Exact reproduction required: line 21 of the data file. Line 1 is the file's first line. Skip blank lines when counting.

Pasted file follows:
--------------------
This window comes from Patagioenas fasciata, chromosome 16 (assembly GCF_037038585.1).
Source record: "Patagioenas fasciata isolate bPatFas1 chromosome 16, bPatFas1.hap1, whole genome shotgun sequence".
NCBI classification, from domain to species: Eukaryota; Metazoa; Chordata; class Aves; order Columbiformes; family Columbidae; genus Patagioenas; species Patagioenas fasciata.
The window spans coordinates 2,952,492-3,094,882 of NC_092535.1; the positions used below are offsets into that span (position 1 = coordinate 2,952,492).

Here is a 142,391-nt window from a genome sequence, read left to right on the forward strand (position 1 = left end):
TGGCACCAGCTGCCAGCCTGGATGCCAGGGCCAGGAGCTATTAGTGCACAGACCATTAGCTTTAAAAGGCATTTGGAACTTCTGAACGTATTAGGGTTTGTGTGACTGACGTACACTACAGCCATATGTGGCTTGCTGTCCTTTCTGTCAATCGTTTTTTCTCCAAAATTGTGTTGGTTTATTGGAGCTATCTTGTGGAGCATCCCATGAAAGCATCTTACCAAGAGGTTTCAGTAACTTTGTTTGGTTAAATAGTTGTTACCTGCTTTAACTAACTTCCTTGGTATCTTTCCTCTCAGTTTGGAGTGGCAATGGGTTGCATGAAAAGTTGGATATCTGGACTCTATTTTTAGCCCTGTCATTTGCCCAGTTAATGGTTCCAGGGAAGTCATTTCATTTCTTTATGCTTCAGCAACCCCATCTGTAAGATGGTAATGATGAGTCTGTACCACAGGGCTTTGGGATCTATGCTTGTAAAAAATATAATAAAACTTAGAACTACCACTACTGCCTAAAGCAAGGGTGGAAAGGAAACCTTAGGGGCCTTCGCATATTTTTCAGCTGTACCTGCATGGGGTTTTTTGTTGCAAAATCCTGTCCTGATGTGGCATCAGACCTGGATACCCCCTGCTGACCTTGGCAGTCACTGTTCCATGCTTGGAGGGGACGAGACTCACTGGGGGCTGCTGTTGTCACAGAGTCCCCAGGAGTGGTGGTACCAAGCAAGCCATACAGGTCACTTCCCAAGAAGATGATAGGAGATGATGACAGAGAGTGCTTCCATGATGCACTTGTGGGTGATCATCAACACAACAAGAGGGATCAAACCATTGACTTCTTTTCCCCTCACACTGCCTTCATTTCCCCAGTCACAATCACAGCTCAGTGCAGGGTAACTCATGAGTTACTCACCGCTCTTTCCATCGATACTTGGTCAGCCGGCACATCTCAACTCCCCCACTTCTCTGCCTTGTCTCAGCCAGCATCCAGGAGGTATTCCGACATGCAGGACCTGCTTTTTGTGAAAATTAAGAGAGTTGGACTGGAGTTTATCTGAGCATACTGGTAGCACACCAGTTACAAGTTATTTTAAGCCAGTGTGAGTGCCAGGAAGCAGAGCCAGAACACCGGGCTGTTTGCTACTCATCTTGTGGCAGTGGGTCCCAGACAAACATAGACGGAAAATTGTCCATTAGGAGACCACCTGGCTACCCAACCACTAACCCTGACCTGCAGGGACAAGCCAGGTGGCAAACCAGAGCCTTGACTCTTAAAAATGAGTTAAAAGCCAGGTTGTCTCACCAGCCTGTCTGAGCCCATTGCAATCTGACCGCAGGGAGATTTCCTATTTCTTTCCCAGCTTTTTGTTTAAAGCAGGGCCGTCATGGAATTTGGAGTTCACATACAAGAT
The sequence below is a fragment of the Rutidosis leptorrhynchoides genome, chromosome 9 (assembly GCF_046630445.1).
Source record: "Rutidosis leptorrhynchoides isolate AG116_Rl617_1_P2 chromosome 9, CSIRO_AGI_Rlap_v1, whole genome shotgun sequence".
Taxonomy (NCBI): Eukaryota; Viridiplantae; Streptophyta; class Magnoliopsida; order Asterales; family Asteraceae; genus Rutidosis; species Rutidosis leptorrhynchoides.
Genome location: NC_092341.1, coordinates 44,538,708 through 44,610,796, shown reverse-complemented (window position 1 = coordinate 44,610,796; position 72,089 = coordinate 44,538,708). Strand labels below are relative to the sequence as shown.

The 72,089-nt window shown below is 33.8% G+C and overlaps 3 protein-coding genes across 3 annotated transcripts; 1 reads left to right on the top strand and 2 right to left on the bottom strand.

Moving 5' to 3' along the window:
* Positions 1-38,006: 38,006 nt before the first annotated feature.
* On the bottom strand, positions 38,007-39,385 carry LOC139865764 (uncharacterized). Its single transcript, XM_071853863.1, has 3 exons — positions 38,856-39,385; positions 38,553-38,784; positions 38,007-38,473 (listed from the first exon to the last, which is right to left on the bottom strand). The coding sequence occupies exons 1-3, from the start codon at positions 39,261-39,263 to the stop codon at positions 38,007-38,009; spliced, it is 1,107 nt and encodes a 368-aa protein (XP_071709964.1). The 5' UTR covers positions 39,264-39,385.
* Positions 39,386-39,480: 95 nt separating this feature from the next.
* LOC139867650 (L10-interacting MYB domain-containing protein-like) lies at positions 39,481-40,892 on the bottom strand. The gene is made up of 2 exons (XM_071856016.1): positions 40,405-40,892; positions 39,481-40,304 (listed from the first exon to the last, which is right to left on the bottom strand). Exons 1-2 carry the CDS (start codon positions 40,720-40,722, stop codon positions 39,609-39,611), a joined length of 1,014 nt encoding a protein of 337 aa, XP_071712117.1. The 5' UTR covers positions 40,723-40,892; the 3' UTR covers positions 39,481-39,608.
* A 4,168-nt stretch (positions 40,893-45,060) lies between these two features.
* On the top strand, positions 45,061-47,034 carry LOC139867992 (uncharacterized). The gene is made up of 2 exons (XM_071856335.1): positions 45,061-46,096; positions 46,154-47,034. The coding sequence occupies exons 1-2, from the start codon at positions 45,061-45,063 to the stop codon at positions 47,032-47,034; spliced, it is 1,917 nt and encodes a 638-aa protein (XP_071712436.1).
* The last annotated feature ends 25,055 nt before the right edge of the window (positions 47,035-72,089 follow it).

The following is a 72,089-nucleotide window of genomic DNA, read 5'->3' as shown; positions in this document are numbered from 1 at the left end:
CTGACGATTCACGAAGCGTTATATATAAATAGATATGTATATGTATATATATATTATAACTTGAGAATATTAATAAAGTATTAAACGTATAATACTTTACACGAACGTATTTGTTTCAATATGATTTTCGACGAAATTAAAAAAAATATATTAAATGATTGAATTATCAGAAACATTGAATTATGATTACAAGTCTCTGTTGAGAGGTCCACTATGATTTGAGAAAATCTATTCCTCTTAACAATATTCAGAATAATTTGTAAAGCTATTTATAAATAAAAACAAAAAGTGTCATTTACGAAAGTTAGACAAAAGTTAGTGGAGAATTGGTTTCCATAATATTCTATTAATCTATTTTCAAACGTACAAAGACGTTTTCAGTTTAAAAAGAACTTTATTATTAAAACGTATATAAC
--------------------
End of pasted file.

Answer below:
CTGACGATTCACGAAGCGTTATATATAAATAGATATGTATATGTATATATATATTATAACTTGAGAATATTAATAAAGTATTAAACGTATAATACTTTACACGAACGTATTTGTTTCAATATGATTTTCGACGAAATTAAAAAAAATATATTAAATGATTGAATTATCAGAAACATTGAATTATGATTACAAGTCTCTGTTGAGAGGTCCACTATGATTTGAGAAAATCTATTCCTCTTAACAATATTCAGAATAATTTGTAAAGCTATTTATAAATAAAAACAAAAAGTGTCATTTACGAAAGTTAGACAAAAGTTAGTGGAGAATTGGTTTCCATAATATTCTATTAATCTATTTTCAAACGTACAAAGACGTTTTCAGTTTAAAAAGAACTTTATTATTAAAACGTATATAAC